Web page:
SB58: Removing Arbitrary Limits on Nurse Practitioners

January 11, 2016  |  Posted in:  |  No comments

This bill was modified from its original version, and then passed both chambers of the legislature unanimously.

Government mandates often unreasonably drive up the cost of health care, as regulations place direct burdens on health care providers or function to reduce their number operating in the marketplace. These regulations violate the principles of a free market that is otherwise (in theory) guaranteed by the Utah Constitution.

Under current Utah law, advanced practice registered nurses (APRN), or “nurse practitioners,” are required to pay a doctor under a “consultation and referral plan” (C&R) before being able to prescribe certain medications—despite receiving advanced training in order to be able to prescribe medications. These nurse practitioners are already licensed by the state, registered by the Drug Enforcement Agency (DEA), and permitted to make such prescriptions under their professional scope of practice, but are still subject to this arbitrary arrangement.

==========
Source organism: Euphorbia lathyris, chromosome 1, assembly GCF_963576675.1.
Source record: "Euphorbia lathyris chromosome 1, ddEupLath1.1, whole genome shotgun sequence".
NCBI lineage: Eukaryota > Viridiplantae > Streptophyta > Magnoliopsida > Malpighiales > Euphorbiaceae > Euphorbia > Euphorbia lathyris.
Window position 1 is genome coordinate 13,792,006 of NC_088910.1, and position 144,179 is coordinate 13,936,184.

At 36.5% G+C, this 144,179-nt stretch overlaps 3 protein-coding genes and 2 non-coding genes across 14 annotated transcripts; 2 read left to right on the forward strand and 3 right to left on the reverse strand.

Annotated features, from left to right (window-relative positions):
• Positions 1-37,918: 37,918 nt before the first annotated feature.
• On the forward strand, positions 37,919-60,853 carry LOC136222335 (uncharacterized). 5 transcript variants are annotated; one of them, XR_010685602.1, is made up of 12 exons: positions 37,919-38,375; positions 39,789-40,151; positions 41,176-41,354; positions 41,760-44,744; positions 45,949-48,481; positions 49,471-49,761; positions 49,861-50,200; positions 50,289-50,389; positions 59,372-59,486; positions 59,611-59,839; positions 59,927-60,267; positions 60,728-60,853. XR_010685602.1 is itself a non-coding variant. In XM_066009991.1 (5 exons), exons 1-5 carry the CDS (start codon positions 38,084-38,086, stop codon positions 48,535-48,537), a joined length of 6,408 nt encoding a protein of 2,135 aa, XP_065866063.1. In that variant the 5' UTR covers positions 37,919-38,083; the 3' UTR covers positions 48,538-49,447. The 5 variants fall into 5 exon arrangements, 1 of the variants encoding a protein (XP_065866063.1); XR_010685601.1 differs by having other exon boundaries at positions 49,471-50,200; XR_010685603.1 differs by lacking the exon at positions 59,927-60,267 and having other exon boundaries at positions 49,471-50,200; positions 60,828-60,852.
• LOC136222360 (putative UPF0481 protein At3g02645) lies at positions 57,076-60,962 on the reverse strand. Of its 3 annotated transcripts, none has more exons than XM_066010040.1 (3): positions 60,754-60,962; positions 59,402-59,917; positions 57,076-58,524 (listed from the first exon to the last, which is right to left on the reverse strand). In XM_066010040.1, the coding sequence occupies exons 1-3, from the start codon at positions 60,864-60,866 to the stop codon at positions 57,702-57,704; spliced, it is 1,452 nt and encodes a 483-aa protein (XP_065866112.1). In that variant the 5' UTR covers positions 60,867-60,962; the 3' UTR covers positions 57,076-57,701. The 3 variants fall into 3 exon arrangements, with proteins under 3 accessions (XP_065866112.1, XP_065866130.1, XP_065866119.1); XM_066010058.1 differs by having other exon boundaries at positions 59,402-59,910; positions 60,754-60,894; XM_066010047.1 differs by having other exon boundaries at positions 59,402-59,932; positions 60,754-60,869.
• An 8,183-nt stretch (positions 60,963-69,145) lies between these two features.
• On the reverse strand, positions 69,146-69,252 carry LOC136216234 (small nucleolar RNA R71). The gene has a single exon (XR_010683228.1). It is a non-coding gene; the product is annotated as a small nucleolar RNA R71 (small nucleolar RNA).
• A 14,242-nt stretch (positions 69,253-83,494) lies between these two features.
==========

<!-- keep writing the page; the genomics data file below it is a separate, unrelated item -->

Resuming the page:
Moreover, the requirement does not specify what “consultation and referral” must include and does not specify the type of doctor. Thus, a legally compliant C&R plan could be for a mental health nurse in St. George to pay a podiatrist in Logan to sign their form. In some cases, these C&R’s have become little more than an extra revenue source for doctors—while creating financial barriers for nurse practitioners. This requirement is particularly onerous in rural areas where there are already shortages of doctors; nurse practitioners can help meet the need, but are discouraged from doing so due to this mandate.